In the experience of this dutifully somber scribe, somberness alone does not quality death doom make. While the genre in question clearly relies on emotional heft, staying power is all too oft nonexistent when the sheer weight of sadness is all a track has going for it. But in the case of Rise to the Sky, one-man atmospheric death doom outfit from Santiago, Chile, emotionally one-dimensional songwriting and a lack of lasting impact are most certainly not of concern.
Case in point: "Liebestod." This lead single from the (excellent) forthcoming Let Me Drown With You delivers the depressed and downtrodden air one might expect alongside funereal riffage...but also carries itself with a subtly triumphant air. It's a killer track, and before I scare you away with more talk, please do yourself a favor and check it out below. As always, we'll see you on the other side.
Disillusioned as I am, this particular scribe simply won't consider a day complete unless it involves a good ol' depressive existential spiral. This routine harrowing glimpse into the bleakness of my future and the future of my future children requires, of course, an apt soundtrack, and I'm quite certain a sizable contingent of our readership would consider death doom a poor choice. In any case: the yard-long stare is engaged and the tears are primed to flow, so let's tuck in, shall we?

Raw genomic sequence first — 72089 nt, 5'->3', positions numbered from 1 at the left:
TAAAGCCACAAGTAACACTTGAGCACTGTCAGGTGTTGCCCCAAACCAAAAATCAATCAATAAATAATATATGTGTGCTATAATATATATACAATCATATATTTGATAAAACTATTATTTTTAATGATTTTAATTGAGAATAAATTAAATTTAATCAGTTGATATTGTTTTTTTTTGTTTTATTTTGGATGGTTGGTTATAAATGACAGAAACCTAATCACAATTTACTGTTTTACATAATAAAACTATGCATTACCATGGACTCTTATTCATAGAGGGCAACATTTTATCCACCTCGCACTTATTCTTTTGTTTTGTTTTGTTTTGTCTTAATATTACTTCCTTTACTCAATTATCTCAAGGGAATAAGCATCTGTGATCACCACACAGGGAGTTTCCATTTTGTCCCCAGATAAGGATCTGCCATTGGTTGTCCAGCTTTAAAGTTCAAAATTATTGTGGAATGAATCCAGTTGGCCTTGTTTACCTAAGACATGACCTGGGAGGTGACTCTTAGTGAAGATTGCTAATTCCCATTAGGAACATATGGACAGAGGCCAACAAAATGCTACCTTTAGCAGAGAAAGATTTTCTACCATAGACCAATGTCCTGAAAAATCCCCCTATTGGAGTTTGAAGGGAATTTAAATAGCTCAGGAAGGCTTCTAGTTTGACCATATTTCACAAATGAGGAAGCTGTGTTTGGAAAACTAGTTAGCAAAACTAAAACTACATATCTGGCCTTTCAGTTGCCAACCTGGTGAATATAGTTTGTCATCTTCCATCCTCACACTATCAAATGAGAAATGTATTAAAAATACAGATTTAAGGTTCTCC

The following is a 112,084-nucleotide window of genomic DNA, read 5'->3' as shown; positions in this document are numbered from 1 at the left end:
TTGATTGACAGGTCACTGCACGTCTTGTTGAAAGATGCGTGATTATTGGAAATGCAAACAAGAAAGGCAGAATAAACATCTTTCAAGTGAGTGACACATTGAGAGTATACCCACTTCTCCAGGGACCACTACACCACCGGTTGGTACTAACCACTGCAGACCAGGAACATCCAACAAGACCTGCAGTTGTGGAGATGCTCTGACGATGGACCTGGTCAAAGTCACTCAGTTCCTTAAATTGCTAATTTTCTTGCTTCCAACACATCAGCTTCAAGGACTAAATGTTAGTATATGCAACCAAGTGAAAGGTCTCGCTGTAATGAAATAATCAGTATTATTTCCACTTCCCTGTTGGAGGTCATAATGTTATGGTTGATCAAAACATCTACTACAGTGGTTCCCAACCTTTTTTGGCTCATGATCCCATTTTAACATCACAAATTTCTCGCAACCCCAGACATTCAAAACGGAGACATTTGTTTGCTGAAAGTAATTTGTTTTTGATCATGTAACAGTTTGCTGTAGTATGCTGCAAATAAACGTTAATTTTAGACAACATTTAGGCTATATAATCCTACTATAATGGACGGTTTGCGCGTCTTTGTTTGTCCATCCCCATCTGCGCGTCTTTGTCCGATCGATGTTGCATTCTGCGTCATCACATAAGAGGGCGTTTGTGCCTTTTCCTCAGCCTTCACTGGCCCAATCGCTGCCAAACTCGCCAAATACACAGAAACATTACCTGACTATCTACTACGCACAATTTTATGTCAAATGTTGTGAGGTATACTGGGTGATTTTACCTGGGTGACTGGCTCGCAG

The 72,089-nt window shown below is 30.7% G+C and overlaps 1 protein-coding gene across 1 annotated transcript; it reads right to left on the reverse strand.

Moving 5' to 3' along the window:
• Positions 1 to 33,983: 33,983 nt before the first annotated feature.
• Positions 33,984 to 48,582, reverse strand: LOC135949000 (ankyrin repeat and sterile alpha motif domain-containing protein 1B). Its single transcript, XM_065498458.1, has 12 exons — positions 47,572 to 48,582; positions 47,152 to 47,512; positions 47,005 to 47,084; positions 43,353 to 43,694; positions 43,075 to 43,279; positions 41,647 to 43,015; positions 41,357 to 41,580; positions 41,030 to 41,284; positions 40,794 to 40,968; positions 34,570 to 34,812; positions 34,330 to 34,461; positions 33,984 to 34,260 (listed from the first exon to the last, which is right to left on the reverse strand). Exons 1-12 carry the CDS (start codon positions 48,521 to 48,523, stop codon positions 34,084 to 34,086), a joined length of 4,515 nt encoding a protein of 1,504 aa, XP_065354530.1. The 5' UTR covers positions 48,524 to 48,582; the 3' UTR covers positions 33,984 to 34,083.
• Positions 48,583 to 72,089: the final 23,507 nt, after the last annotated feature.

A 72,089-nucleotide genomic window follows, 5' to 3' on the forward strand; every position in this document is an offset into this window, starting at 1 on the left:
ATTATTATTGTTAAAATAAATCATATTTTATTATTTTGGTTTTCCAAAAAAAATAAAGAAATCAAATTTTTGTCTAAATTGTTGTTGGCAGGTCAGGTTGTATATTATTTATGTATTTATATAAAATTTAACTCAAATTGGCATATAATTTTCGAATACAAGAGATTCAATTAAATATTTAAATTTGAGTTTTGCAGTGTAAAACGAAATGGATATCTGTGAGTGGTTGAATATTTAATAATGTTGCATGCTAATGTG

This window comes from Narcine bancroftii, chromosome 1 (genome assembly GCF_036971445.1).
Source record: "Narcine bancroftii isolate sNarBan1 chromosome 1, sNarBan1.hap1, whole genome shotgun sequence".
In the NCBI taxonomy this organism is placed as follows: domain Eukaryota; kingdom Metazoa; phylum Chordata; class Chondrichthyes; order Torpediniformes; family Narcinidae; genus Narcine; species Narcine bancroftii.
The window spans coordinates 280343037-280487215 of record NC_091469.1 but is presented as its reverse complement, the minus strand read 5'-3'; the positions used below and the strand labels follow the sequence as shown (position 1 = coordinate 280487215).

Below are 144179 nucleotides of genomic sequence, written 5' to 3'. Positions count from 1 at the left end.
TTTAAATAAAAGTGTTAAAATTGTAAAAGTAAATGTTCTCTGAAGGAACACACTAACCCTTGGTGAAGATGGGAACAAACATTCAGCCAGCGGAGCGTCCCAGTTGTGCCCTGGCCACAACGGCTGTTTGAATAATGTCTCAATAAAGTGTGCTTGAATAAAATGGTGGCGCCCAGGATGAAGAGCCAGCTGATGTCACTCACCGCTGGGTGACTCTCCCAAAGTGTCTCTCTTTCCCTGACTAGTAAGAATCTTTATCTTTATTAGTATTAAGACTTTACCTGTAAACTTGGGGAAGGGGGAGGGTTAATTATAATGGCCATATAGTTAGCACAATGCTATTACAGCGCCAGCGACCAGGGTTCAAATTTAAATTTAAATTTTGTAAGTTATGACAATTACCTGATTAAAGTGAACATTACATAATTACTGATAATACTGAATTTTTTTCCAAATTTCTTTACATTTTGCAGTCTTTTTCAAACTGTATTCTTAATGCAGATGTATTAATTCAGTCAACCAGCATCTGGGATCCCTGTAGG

Today, we are pleased to premiere a bangin' single from The Encompassing Nothing, the debut EP of Arizona's foreboding one-man Thorn. Comprised solely of the guitarist from sci-fi grindcore oufit Xeno Ooze (a band we love 'round these parts) and GLITTERBOMB (a harsh noise project with which we were shamefully unfamiliar,) a little extremity is to be expected, albeit in a significantly more cavernous end of the musical spectrum. Thorn plays a hearty conglomerate of bituminous doom and paleolithic death--not the most original take, sure, but certainly a high-quality paragon of the style. It's low, slow, somber, menacing, and coated in a dank grotto patina--or, in lieu of adjectives, just imagine the sonic representation of the album artwork before ye.
Without further ado, check out "Fields Of Blight" below!
We provide thoughtful reviews of music that is heavy, gloomy...and loud enough to wake us from slumber. Written by a highfalutin peasantry.
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